I don't understand sleep.

Before, I naively thought it was related to some kind of 'energy' or 'wakefulness' resource that gets depleted as time goes by without rest.

But that's not it, higher activity levels don't make you sleep sooner, they might make you more fatigued and it might correlate with sooner sleep onset but the relation is not 1:1, more activity doesn't equate to earlier sleep, in fact many times it might do the oposite.

Even plants follow some regular pattern of higher and lower activity levels, but seems more related to the environment and resources available.

Maybe we sleep because of the day-night cycle? we adapted to live in daylight, so by specializing we focus our biological resources, and during the night what we do is sleep to limit the consumption of those resources (metabolic rate slows down during sleep) because doing anything else is not useful, we are not adapted for being nocturnal.

So basically sleep is like some kind of instinctual behavior, sleep is induced by the body, the body actively makes us sleep. But then, why do perform so poorly if we don't sleep? a consequence of our adaptations to that day-night pattern? If sleep is only an induced physiological behavior, Why if we stay awake a lot we risk our health? is this dependence on sleep an accident then?

My question is this. If we consider sleep as a behavior actively induced by the body, akin to an instinct, rather than the depletion of a physiological resource (I think this is true), why does insufficient sleep result in adverse health effects, such as those observed in conditions like fatal familial insomnia?

  • $\begingroup$ Stack Exchange is for specific questions and specific answers; can you narrow your post to one specific question about sleep? $\endgroup$
    – Bryan Krause
    Commented Feb 10 at 17:11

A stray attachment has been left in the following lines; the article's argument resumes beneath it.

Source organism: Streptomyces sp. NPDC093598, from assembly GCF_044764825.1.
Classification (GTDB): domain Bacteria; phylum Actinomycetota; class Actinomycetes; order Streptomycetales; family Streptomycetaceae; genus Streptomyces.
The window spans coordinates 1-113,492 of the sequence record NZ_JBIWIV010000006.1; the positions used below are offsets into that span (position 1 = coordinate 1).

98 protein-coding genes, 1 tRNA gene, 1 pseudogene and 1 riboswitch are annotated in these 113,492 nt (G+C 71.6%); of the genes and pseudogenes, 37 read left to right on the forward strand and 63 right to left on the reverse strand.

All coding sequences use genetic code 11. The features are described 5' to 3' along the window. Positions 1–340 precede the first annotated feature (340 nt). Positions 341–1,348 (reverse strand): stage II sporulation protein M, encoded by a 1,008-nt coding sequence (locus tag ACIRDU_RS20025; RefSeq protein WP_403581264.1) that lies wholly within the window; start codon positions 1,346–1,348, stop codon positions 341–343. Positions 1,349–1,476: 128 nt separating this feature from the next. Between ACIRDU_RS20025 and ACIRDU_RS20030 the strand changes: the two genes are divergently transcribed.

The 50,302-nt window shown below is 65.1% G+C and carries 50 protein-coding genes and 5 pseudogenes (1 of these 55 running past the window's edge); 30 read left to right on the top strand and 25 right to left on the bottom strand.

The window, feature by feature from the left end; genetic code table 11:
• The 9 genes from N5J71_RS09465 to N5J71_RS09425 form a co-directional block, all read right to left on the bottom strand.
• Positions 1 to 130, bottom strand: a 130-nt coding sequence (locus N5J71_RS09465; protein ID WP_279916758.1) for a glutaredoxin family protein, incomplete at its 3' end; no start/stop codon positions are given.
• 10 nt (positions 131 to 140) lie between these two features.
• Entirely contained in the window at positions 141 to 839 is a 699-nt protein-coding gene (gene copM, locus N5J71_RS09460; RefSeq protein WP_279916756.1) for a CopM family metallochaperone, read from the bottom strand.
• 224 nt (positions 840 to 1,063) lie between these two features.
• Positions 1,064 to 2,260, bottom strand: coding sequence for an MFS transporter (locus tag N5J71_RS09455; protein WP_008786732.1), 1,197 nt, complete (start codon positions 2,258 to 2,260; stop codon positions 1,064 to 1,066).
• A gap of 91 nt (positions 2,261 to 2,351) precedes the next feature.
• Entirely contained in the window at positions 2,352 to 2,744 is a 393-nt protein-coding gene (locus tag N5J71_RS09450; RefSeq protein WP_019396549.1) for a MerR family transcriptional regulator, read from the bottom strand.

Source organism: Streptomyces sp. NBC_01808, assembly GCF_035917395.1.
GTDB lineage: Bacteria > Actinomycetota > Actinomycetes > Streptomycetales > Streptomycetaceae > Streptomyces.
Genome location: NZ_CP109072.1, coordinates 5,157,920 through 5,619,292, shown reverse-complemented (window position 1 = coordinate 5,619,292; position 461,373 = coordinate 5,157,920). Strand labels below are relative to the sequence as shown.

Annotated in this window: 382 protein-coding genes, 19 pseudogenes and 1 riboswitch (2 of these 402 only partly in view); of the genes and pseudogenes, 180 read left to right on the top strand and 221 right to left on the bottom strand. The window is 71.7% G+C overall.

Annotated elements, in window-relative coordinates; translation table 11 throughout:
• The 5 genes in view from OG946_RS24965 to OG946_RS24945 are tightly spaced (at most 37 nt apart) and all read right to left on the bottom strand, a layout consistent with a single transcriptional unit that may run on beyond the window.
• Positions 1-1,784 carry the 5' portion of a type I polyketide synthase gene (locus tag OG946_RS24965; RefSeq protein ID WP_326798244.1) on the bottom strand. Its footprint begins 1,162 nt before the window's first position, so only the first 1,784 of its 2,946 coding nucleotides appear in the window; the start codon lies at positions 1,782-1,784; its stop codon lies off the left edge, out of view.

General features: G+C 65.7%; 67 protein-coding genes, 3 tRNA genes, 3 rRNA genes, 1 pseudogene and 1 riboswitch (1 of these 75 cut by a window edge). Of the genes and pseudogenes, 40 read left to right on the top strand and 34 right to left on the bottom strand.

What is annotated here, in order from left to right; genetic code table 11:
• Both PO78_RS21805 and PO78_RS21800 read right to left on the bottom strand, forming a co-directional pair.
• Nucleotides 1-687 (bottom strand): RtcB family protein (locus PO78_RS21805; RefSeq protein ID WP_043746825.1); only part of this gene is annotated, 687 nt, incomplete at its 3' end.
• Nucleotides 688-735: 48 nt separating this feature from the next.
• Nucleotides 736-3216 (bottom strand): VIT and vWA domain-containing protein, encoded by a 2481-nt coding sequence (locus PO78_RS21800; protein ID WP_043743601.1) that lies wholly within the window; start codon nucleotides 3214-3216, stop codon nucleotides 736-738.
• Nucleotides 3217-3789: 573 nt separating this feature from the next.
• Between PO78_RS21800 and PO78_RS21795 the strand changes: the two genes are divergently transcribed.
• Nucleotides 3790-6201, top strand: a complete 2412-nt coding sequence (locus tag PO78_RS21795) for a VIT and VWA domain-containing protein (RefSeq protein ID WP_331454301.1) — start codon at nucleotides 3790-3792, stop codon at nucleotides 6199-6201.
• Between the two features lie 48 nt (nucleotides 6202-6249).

• $\begingroup$ Why are the two options "depletion of a resource" and "learned behavior"? Clearly sleep is not learned. $\endgroup$
    – Bryan Krause
    Commented Feb 10 at 17:33
  • $\begingroup$ Yes, I imagined someone might misunderstand that part. I never said sleep is learned, but seems similar, like an instinct, but probably doesn't fit the definition. I think the question is if a biological system requires intrinsically periods of less activity (not only regular sleep) to maintain proper functioning indefinitely. We have the confounding factor of the sun periodic effects, which caused even fruit flies to have an internal 24h clock, and this relates to the existence of sleep. If life evolved in a place with no periodic effects and constant resources, would sleep exist? $\endgroup$
    – gabriel
    Commented Feb 10 at 19:05
  • $\begingroup$ "Learned" and "instinct" are opposites, so yes it's quite weird to use one to describe the other. $\endgroup$
    – Bryan Krause
    Commented Feb 10 at 19:15
  • 1
    $\begingroup$ Do existing Q&A like biology.stackexchange.com/questions/324/… answer your question? If not, can you clarify why not and what your specific question is? $\endgroup$
    – Bryan Krause
    Commented Feb 10 at 20:45


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